was still unclear. punishment for a rape in which 0 Agreed to review a Mary- continued from Page]1)
Council tabled discussion of no human life is taken? lnda law requiring independent
a controversial front lawn park- In New York, a spokesperson political candidates to file sup- ally than planning for it,"
ing measure and an amended for the Legal Defense Fund porting signatures eight months F. eg
Housing Inspection Ordinance;(said the fund would bring new'in advance to qualify for the scattered history of the affirma-
the two issues will be taken I legal actions in lower federal ballot in presidential electoins comaction office and the two
up at their Oct. 18th meeting. courts in an effort to prevent years.
_______________ i,,h.. T f Cf... mar=. - , U

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en1t irst arrived at the
University in 1968 a faculty re-
port was waiting for me, which
recommended that I bring a
minority person into my office.
Dr. William Cash was appoint-
ed to deal with minority affairs,
which later developed into the
Commission for Minority Af-
fairs."
Then, the President continu-
ed, the new emphasis on wom-
en's problems led him to sug-
gest a commission for women
and his assistant at that time,
Barbara Newell became the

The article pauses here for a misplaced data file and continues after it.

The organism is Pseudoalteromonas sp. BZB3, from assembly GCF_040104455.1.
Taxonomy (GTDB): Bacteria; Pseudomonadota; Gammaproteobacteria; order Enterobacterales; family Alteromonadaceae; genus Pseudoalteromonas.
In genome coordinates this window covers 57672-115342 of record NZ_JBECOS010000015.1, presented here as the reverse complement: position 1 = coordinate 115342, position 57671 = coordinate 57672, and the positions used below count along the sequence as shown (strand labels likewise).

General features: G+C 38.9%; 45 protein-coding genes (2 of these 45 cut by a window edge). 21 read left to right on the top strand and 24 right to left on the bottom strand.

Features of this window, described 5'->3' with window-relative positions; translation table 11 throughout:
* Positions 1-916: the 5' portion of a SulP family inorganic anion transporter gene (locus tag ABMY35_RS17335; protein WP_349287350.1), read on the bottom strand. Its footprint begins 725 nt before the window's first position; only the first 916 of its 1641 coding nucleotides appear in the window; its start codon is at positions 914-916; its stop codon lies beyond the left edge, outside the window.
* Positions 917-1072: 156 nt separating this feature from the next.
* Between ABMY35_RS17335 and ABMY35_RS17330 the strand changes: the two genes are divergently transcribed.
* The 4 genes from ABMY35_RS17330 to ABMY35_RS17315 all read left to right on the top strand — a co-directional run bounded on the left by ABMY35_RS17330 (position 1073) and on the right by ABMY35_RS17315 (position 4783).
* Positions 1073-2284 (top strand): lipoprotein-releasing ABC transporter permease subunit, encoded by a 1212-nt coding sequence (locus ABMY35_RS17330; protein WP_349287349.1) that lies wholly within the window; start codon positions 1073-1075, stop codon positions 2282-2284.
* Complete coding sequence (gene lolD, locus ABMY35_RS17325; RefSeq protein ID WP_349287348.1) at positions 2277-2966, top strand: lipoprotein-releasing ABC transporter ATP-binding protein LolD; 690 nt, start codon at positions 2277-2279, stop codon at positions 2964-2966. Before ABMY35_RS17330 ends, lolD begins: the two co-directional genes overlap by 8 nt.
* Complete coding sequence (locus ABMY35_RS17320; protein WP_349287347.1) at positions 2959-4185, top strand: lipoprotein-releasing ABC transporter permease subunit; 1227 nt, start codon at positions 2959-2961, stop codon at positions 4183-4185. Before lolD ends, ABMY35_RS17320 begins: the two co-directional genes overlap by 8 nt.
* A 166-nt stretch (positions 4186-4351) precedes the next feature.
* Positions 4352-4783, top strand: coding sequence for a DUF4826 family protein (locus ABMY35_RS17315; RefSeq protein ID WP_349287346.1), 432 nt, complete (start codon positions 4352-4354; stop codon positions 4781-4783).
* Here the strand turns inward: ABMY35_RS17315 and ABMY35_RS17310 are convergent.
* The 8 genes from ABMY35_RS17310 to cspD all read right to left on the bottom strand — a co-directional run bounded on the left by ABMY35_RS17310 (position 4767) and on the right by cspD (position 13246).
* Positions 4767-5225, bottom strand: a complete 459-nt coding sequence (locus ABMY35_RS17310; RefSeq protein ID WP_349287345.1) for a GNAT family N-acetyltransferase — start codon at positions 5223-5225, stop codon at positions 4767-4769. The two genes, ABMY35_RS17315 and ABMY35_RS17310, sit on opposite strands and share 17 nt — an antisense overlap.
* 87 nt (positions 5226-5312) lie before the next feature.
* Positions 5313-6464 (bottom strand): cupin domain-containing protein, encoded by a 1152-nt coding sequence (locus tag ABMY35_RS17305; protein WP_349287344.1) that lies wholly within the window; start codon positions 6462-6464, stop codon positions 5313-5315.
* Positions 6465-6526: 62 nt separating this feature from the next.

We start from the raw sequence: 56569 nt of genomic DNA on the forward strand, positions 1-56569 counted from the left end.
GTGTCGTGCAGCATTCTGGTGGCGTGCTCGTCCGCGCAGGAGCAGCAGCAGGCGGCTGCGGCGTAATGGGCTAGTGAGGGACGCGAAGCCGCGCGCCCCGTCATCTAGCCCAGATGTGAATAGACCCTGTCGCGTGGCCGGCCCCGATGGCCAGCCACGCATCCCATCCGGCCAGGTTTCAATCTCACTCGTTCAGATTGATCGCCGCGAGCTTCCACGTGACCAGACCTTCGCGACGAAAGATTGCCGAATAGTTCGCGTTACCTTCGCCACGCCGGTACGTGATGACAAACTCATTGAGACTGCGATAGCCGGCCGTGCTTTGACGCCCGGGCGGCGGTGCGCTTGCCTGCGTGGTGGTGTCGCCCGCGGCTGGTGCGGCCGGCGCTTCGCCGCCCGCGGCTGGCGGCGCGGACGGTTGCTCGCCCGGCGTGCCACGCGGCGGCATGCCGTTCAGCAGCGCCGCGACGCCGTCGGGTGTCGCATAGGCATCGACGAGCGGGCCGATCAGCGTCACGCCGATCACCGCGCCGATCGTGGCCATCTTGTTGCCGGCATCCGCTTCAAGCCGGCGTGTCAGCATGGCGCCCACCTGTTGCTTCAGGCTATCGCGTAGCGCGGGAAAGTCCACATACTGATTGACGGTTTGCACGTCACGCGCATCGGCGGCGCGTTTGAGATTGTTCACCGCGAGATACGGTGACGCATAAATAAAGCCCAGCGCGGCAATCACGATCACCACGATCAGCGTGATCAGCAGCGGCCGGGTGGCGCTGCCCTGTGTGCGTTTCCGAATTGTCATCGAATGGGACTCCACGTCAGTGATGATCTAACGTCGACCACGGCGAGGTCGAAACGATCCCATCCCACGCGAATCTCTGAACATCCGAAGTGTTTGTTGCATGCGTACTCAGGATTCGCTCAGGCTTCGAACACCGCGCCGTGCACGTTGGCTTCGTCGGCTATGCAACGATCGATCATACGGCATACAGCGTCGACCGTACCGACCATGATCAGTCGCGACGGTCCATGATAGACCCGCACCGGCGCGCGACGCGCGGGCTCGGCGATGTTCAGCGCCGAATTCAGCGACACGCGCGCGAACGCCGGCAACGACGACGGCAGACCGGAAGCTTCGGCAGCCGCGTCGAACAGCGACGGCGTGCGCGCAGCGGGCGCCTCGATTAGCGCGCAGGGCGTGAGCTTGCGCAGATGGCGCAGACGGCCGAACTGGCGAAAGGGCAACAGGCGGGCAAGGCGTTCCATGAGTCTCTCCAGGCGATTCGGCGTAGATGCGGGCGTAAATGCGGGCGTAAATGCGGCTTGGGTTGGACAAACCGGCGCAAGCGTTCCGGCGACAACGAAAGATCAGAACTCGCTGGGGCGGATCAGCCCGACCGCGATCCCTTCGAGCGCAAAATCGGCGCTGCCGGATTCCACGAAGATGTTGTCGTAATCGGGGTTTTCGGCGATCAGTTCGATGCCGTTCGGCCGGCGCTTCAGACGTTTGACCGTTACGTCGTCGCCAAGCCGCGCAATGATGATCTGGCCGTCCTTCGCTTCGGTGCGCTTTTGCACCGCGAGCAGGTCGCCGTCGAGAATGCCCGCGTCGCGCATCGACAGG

first chairwoman. Soon after, a
Health, Education and Welfare
(HEW) sex discrimination in-
vestigation prompted the Uni-
versity to form the affirmative
action office.
"WHEN THE first organiza-
tions were formed five or six
years ago. the needs of women
ns well as the purpose of the
Cornmmision were onite differ-
nt." Raker said. "There are
thins we can do toaether. It
makes more sense that we'd
work together, function under
the same umbrella and coordi-
nate our efforts."
"I think it's about time for a
re-evaluation of the affirmative
action office and the commis-
sions," Commission for Women
Assistant Chairwoman Barbara
Murphy stated. "It would be a
very useful thing to have the
committee make recommenda-
tions. I don't think it's an at-
tempt to undermine affirmative
action - I think it's an attempt
to make it more effective."